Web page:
In acute kidney failure, toxins are building up in a cats bloodstream due to the kidneys inability to function. Acute kidney failure also causes electrolyte imbalances and severe dehydration. Because of these dangerous factors, a cat will need to be on IV fluids in order to help flush the toxins in their system and take some of the stress off of the kidneys.
Most cats require a minimum of 48 hours on IV fluids to see changes in their blood work.
Acute kidney failure can also cause a list of uncomfortable symptoms, so they will also receive supportive care during their stay.
Acute kidney failure is a serious situation, so there is no guarantee that aggressive hospitalization will reverse this condition. Though survival is not guaranteed, aggressive care is the only way to possibly combat acute kidney failure.
Types Of Kidney Failure Seen In Cats
There are two types of kidney failure in cats. Each type differs in causes, treatment options and prognosis.
Acute Renal Failure
If your cat is suffering from acute kidney failure, it means that their kidneys are suddenly unable to function properly. This type of kidney failure occurs suddenly, within days or weeks. If diagnosed in time, acute renal failure can often be reversed.
It can happen in cats of any age and typically results from poisons, trauma, infection, organ failure, urethral blockages, dehydration and other causes. Poisons, such as toxic plants, pesticides, cleaning fluids and human medications, are the most common cause of acute renal failure.
Chronic Kidney Failure
Chronic kidney failure in cats is a gradual condition that typically develops over several months or even years. This type of kidney failure is typically caused by autoimmune diseases, cysts in the kidneys, and genetics.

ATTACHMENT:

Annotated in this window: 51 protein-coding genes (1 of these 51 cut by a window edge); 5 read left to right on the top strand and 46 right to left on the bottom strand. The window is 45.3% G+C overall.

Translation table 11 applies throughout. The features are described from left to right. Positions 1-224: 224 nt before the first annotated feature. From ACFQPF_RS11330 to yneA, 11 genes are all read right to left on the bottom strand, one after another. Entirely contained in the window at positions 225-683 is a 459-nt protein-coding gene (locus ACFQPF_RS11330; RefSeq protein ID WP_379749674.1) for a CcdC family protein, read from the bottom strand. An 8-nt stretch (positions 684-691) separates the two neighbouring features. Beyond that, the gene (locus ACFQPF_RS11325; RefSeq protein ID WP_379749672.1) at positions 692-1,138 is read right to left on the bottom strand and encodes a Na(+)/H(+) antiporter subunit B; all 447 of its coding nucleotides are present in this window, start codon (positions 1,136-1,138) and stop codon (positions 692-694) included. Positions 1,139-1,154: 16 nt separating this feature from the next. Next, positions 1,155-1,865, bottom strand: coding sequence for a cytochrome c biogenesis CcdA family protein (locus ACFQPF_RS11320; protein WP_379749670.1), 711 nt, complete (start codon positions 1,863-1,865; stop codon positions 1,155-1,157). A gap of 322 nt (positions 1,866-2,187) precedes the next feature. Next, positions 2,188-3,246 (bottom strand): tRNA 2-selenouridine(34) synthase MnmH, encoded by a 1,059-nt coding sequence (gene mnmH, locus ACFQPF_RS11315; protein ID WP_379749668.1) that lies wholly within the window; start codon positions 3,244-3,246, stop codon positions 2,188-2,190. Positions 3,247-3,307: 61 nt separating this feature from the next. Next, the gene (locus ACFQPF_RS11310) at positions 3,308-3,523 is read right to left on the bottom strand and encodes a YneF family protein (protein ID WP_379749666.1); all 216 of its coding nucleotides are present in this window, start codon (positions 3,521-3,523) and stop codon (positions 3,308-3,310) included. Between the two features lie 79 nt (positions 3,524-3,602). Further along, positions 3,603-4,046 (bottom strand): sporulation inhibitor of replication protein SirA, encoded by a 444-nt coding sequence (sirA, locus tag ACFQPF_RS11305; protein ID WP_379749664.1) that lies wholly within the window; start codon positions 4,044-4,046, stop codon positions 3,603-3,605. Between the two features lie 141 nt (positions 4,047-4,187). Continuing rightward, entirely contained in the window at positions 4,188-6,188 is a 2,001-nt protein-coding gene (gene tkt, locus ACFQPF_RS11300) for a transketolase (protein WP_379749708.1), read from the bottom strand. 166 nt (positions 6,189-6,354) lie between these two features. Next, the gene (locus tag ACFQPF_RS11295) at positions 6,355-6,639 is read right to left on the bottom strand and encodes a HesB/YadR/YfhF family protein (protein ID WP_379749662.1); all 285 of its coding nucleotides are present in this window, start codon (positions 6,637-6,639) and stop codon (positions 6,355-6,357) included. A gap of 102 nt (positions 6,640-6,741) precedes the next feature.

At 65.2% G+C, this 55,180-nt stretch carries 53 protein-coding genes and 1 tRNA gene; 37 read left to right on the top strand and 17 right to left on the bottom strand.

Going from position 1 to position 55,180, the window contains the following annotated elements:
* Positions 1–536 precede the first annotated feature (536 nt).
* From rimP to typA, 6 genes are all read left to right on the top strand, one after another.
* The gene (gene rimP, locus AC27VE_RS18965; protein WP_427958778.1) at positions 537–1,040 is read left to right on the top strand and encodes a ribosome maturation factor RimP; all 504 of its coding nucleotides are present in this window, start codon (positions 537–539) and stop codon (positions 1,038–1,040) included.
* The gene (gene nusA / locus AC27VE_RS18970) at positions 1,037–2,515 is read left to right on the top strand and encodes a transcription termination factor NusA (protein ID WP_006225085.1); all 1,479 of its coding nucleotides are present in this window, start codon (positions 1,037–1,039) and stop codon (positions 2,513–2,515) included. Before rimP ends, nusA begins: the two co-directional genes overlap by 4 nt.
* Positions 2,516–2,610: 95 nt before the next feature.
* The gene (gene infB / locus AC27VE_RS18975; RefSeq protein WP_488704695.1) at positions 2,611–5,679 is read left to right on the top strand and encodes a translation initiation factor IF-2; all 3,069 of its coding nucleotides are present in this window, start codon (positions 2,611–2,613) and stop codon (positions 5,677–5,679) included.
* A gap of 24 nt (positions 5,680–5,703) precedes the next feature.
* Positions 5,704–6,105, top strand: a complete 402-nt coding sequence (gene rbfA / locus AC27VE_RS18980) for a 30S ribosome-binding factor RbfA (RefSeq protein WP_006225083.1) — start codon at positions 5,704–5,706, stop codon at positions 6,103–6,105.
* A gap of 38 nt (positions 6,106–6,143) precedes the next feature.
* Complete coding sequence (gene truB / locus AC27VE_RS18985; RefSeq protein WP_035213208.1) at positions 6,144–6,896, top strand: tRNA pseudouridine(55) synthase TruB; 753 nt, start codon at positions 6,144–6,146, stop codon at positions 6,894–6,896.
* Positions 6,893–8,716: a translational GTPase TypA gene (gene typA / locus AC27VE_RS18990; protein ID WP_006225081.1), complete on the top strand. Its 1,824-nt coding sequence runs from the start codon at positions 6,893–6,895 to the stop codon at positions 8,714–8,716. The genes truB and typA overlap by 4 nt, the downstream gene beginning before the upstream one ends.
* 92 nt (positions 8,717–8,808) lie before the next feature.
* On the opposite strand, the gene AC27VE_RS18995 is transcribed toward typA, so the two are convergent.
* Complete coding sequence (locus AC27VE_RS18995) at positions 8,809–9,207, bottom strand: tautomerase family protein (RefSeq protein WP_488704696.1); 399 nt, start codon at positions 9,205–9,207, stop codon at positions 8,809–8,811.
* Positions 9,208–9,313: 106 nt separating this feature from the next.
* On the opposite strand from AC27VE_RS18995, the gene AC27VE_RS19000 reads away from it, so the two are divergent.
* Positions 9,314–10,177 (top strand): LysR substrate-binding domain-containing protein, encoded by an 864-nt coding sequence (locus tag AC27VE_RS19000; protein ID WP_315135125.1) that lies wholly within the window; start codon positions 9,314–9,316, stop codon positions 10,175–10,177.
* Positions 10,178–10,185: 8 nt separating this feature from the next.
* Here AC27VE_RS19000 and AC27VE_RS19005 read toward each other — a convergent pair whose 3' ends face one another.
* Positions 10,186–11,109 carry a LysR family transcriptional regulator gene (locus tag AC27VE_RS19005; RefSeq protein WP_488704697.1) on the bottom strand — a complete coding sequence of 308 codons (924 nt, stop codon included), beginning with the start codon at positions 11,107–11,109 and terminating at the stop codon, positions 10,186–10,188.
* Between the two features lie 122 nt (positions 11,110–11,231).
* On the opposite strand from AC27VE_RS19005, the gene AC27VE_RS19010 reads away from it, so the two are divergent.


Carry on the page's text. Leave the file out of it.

Chronic kidney failure is a progressive illness that can lead to total kidney failure, where the kidneys gradually stop working as they lose the ability to filter toxins out of the blood.
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Caring For A Cat Whose Kidneys Have Failed
Feline kidney failure sickens and kills more older cats than any other condition. Because most of its causes are still unknown, prevention is almost impossible. Its symptoms are severe, and with few exceptions, it’s incurable and ultimately fatal.
But despite that grim picture, feline kidney failure is a treatable disease. And while many animal diseases can be treated if the owner has enough money and is willing to spend it, what’s usually needed to treat feline kidney failure is not huge amounts of money, but the willingness and ability to give the cat that care at home.
“I’ve seen even very sick cats, cats who needed hospitalization in the beginning, do really well on home care with an owner who was willing to give it a try,” said Dr. Patty Khuly, a Miami veterinarian and noted animal health blogger. “What makes the difference in how well a cat with kidney failure does is not how sick they are, or how bad their kidney values are on a blood test. It’s the attitude of the owner.”
After all, most of us find just giving a cat a pill extremely daunting.
But those fluids are critical to a cat in kidney failure. To understand why, it’s helpful to know just what happens when a cat’s kidneys fail.
Kidney failure basics
Getting through it, getting help
And as sick as Munchkin was at first, after two weeks of treatment, she settled into two years of feeling well.
Beyond home care
Stage : Early Kidney Insufficiency
At this early stage, your vet will often find a large amount of protein in your cats urine.
High blood pressure and a creatine level greater than 1.5 will likely be noted.
Treatment at this stage includes annual blood pressure, blood tests, and urine testing.